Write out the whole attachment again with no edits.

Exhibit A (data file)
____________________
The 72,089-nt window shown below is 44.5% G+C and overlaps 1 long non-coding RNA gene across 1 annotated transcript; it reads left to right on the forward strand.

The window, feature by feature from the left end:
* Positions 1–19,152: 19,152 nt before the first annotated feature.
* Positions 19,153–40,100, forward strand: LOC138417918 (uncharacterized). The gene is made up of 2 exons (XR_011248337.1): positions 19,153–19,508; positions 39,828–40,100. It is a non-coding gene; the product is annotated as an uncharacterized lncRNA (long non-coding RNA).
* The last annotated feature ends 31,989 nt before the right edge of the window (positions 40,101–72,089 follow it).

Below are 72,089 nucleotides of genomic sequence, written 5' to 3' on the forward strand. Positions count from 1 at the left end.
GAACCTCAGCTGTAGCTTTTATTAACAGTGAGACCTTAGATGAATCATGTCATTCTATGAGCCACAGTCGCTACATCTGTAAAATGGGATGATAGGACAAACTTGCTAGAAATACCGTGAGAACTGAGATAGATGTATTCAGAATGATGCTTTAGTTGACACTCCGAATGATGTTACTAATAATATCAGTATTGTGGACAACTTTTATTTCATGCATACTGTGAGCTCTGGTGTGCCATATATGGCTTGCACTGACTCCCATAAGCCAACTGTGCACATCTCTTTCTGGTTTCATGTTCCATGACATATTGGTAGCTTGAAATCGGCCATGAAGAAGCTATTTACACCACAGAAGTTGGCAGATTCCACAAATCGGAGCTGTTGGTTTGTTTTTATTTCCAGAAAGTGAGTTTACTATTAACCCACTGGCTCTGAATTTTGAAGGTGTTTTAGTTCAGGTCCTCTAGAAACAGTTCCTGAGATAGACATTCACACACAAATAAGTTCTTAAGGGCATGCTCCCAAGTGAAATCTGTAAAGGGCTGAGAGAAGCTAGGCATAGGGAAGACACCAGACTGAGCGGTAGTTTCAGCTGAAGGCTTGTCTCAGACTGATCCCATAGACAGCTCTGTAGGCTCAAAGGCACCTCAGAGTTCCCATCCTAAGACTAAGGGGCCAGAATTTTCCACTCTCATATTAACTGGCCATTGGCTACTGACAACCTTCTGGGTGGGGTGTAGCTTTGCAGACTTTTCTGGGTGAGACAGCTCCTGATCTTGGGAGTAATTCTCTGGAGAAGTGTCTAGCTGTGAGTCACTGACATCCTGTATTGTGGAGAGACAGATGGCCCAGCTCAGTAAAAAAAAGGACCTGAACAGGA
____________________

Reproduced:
The 72,089-nt window shown below is 44.5% G+C and overlaps 1 long non-coding RNA gene across 1 annotated transcript; it reads left to right on the forward strand.

The window, feature by feature from the left end:
* Positions 1–19,152: 19,152 nt before the first annotated feature.
* Positions 19,153–40,100, forward strand: LOC138417918 (uncharacterized). The gene is made up of 2 exons (XR_011248337.1): positions 19,153–19,508; positions 39,828–40,100. It is a non-coding gene; the product is annotated as an uncharacterized lncRNA (long non-coding RNA).
* The last annotated feature ends 31,989 nt before the right edge of the window (positions 40,101–72,089 follow it).

Below are 72,089 nucleotides of genomic sequence, written 5' to 3' on the forward strand. Positions count from 1 at the left end.
GAACCTCAGCTGTAGCTTTTATTAACAGTGAGACCTTAGATGAATCATGTCATTCTATGAGCCACAGTCGCTACATCTGTAAAATGGGATGATAGGACAAACTTGCTAGAAATACCGTGAGAACTGAGATAGATGTATTCAGAATGATGCTTTAGTTGACACTCCGAATGATGTTACTAATAATATCAGTATTGTGGACAACTTTTATTTCATGCATACTGTGAGCTCTGGTGTGCCATATATGGCTTGCACTGACTCCCATAAGCCAACTGTGCACATCTCTTTCTGGTTTCATGTTCCATGACATATTGGTAGCTTGAAATCGGCCATGAAGAAGCTATTTACACCACAGAAGTTGGCAGATTCCACAAATCGGAGCTGTTGGTTTGTTTTTATTTCCAGAAAGTGAGTTTACTATTAACCCACTGGCTCTGAATTTTGAAGGTGTTTTAGTTCAGGTCCTCTAGAAACAGTTCCTGAGATAGACATTCACACACAAATAAGTTCTTAAGGGCATGCTCCCAAGTGAAATCTGTAAAGGGCTGAGAGAAGCTAGGCATAGGGAAGACACCAGACTGAGCGGTAGTTTCAGCTGAAGGCTTGTCTCAGACTGATCCCATAGACAGCTCTGTAGGCTCAAAGGCACCTCAGAGTTCCCATCCTAAGACTAAGGGGCCAGAATTTTCCACTCTCATATTAACTGGCCATTGGCTACTGACAACCTTCTGGGTGGGGTGTAGCTTTGCAGACTTTTCTGGGTGAGACAGCTCCTGATCTTGGGAGTAATTCTCTGGAGAAGTGTCTAGCTGTGAGTCACTGACATCCTGTATTGTGGAGAGACAGATGGCCCAGCTCAGTAAAAAAAAGGACCTGAACAGGA